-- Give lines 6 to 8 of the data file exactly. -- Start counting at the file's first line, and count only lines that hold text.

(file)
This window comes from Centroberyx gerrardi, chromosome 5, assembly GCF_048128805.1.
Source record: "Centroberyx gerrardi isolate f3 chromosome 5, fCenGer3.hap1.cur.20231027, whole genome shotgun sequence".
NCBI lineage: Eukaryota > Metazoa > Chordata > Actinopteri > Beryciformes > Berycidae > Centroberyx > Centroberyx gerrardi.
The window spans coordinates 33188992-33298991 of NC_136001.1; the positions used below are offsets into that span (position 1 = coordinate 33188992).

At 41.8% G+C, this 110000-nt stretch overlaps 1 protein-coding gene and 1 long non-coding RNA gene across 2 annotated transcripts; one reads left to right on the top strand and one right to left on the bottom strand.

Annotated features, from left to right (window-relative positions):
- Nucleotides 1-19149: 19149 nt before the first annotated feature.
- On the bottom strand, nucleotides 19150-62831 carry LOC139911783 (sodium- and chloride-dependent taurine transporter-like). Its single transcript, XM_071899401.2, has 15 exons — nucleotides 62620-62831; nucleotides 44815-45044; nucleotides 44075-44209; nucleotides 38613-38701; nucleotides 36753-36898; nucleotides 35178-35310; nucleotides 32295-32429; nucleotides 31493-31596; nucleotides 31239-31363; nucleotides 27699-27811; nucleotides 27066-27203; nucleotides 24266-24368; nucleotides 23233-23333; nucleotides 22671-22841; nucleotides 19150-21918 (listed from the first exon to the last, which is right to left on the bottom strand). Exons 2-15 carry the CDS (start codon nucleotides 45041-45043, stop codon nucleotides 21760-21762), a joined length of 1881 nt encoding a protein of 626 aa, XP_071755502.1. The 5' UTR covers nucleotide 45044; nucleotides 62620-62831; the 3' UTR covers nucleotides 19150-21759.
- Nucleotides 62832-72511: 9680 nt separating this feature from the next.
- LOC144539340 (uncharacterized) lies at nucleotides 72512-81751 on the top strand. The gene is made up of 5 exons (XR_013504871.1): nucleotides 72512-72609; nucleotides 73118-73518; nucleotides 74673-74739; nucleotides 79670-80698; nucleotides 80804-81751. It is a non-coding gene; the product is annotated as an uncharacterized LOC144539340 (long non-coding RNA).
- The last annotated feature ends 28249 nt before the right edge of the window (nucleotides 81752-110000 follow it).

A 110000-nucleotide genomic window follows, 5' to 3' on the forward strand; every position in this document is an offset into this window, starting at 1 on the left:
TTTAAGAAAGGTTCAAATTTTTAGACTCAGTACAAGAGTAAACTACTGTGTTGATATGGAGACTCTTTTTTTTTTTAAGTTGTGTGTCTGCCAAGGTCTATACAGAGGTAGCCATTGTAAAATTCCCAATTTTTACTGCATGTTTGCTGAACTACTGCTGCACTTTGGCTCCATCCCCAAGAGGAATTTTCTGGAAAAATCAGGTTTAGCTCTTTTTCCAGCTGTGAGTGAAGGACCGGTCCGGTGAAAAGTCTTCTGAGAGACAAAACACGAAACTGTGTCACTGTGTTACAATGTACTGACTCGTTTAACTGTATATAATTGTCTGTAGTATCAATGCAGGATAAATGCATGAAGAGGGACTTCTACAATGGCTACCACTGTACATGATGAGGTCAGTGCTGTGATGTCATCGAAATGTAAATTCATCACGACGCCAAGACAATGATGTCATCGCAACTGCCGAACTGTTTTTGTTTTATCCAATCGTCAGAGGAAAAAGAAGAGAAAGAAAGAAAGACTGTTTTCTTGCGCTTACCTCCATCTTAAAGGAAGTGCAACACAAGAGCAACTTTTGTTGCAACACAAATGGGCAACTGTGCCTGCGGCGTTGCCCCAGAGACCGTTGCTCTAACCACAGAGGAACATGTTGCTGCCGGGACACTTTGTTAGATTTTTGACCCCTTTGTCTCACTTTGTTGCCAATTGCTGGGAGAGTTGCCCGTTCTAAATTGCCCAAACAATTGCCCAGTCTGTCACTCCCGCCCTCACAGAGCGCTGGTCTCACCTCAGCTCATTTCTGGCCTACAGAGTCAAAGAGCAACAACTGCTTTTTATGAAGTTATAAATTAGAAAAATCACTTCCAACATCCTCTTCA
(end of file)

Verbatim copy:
Annotated features, from left to right (window-relative positions):
- Nucleotides 1-19149: 19149 nt before the first annotated feature.
- On the bottom strand, nucleotides 19150-62831 carry LOC139911783 (sodium- and chloride-dependent taurine transporter-like). Its single transcript, XM_071899401.2, has 15 exons — nucleotides 62620-62831; nucleotides 44815-45044; nucleotides 44075-44209; nucleotides 38613-38701; nucleotides 36753-36898; nucleotides 35178-35310; nucleotides 32295-32429; nucleotides 31493-31596; nucleotides 31239-31363; nucleotides 27699-27811; nucleotides 27066-27203; nucleotides 24266-24368; nucleotides 23233-23333; nucleotides 22671-22841; nucleotides 19150-21918 (listed from the first exon to the last, which is right to left on the bottom strand). Exons 2-15 carry the CDS (start codon nucleotides 45041-45043, stop codon nucleotides 21760-21762), a joined length of 1881 nt encoding a protein of 626 aa, XP_071755502.1. The 5' UTR covers nucleotide 45044; nucleotides 62620-62831; the 3' UTR covers nucleotides 19150-21759.